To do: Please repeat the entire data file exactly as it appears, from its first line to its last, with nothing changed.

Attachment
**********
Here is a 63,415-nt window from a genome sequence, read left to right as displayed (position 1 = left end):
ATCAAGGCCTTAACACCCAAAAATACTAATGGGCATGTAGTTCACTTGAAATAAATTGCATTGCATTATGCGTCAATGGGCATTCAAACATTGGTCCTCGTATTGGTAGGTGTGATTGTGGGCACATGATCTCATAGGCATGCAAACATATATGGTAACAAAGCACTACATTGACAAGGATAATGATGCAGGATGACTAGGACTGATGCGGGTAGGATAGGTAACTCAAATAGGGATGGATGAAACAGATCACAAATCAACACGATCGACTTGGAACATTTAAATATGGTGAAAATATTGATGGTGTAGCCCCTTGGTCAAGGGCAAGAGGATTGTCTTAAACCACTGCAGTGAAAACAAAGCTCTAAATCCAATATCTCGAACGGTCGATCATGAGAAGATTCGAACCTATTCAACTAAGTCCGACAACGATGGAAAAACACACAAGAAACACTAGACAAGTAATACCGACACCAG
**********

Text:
Here is a 63,415-nt window from a genome sequence, read left to right as displayed (position 1 = left end):
ATCAAGGCCTTAACACCCAAAAATACTAATGGGCATGTAGTTCACTTGAAATAAATTGCATTGCATTATGCGTCAATGGGCATTCAAACATTGGTCCTCGTATTGGTAGGTGTGATTGTGGGCACATGATCTCATAGGCATGCAAACATATATGGTAACAAAGCACTACATTGACAAGGATAATGATGCAGGATGACTAGGACTGATGCGGGTAGGATAGGTAACTCAAATAGGGATGGATGAAACAGATCACAAATCAACACGATCGACTTGGAACATTTAAATATGGTGAAAATATTGATGGTGTAGCCCCTTGGTCAAGGGCAAGAGGATTGTCTTAAACCACTGCAGTGAAAACAAAGCTCTAAATCCAATATCTCGAACGGTCGATCATGAGAAGATTCGAACCTATTCAACTAAGTCCGACAACGATGGAAAAACACACAAGAAACACTAGACAAGTAATACCGACACCAG